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Title: The role of antibody in cell-mediated immunity to Non-typhoidal Salmonella in African children and HIV-infected adults
Author: O'Shaughnessy, Colette
ISNI:       0000 0004 2739 8725
Awarding Body: University of Birmingham
Current Institution: University of Birmingham
Date of Award: 2013
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Nontyphoidal Salmonella (NTS) are a major cause of invasive disease in young children and HIV-infected adults in Sub-Saharan Africa. To develop a vaccine for NTS, an improved understanding of immunity to NTS is required. This thesis investigates the role of opsonic antibody in protection against NTS. First, we defined the optimal serum handling conditions to preserve complement function. We determined minimal titres of antibody and complement required for cell-mediated killing of Salmonella and found they are higher than for cell-free killing. We demonstrated impaired blood cell killing of NTS opsonised with sera from HIV-infected Africans. Developing a method to purify anti-LPS antibodies, we showed that high titres of anti-LPS antibodies in these sera inhibit cell-mediated killing while lower titres are opsonic and induce cell-mediated killing of NTS. For most children, antibody acquired during NTS bacteraemia effected cell-mediated killing of NTS. High antibody titres were not necessarily protective, but for some sera, dilution prior to opsonisation, induced killing. The sensitivity of Malawian NTS isolates to opsonic antibody varied, with resistance to cell-mediated and bactericidal killing correlating. Overall, this thesis emphasises the importance of opsonic antibody in protecting against NTS and supports the development of a vaccine which induces antibody to Salmonella.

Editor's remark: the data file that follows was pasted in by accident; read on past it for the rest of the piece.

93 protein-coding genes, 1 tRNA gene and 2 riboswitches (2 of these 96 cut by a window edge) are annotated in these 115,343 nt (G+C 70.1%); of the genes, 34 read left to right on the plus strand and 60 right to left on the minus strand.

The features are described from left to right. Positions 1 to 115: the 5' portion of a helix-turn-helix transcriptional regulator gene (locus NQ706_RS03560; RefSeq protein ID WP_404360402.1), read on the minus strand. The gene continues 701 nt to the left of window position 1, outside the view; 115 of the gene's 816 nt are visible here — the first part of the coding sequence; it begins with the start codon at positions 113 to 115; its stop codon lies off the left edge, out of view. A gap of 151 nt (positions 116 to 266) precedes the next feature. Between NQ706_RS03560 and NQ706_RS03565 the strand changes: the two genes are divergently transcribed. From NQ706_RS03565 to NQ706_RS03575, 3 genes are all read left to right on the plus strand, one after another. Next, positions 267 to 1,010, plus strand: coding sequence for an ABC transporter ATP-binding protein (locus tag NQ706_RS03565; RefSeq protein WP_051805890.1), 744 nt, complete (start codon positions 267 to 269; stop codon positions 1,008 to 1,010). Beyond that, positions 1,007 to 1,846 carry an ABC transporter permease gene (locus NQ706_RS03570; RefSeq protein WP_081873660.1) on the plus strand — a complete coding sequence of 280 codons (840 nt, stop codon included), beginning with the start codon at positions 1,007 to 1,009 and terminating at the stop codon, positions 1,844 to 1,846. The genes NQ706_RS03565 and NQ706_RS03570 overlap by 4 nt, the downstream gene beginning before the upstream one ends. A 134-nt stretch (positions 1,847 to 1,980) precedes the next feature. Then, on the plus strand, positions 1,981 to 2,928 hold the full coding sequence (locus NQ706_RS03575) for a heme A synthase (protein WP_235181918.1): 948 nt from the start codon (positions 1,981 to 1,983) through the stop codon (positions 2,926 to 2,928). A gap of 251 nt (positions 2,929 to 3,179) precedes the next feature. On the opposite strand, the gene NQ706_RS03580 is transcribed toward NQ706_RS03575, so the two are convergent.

Supervisor: Not available Sponsor: MRC
Qualification Name: Thesis (Ph.D.) Qualification Level: Doctoral
EThOS ID:  DOI: Not available
Keywords: QR180 Immunology ; R Medicine (General)